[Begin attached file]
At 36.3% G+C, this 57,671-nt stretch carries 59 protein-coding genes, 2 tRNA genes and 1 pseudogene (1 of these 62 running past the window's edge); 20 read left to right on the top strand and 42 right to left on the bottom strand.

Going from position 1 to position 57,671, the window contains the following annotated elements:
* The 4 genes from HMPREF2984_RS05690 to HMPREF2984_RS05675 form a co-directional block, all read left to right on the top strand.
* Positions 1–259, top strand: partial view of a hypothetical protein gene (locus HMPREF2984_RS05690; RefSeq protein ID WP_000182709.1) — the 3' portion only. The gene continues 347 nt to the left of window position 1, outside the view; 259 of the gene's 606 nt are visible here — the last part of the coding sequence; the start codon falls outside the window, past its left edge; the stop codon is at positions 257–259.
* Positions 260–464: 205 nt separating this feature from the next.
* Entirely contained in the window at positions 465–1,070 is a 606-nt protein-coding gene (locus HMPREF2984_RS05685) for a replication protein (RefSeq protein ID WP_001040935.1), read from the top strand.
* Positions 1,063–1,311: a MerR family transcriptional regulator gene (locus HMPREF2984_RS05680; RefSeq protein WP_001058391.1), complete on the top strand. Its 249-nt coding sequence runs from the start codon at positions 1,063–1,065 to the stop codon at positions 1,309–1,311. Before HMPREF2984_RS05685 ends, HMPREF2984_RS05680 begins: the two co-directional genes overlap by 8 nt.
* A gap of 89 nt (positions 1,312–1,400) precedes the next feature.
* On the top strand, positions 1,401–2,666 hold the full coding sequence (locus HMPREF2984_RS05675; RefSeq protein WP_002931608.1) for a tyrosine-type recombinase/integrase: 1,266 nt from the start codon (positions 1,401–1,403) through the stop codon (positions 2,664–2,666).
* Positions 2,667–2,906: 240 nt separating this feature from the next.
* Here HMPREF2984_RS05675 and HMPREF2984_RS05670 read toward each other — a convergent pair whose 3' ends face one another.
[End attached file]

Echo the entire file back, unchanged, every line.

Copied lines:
At 36.3% G+C, this 57,671-nt stretch carries 59 protein-coding genes, 2 tRNA genes and 1 pseudogene (1 of these 62 running past the window's edge); 20 read left to right on the top strand and 42 right to left on the bottom strand.

Going from position 1 to position 57,671, the window contains the following annotated elements:
* The 4 genes from HMPREF2984_RS05690 to HMPREF2984_RS05675 form a co-directional block, all read left to right on the top strand.
* Positions 1–259, top strand: partial view of a hypothetical protein gene (locus HMPREF2984_RS05690; RefSeq protein ID WP_000182709.1) — the 3' portion only. The gene continues 347 nt to the left of window position 1, outside the view; 259 of the gene's 606 nt are visible here — the last part of the coding sequence; the start codon falls outside the window, past its left edge; the stop codon is at positions 257–259.
* Positions 260–464: 205 nt separating this feature from the next.
* Entirely contained in the window at positions 465–1,070 is a 606-nt protein-coding gene (locus HMPREF2984_RS05685) for a replication protein (RefSeq protein ID WP_001040935.1), read from the top strand.
* Positions 1,063–1,311: a MerR family transcriptional regulator gene (locus HMPREF2984_RS05680; RefSeq protein WP_001058391.1), complete on the top strand. Its 249-nt coding sequence runs from the start codon at positions 1,063–1,065 to the stop codon at positions 1,309–1,311. Before HMPREF2984_RS05685 ends, HMPREF2984_RS05680 begins: the two co-directional genes overlap by 8 nt.
* A gap of 89 nt (positions 1,312–1,400) precedes the next feature.
* On the top strand, positions 1,401–2,666 hold the full coding sequence (locus HMPREF2984_RS05675; RefSeq protein WP_002931608.1) for a tyrosine-type recombinase/integrase: 1,266 nt from the start codon (positions 1,401–1,403) through the stop codon (positions 2,664–2,666).
* Positions 2,667–2,906: 240 nt separating this feature from the next.
* Here HMPREF2984_RS05675 and HMPREF2984_RS05670 read toward each other — a convergent pair whose 3' ends face one another.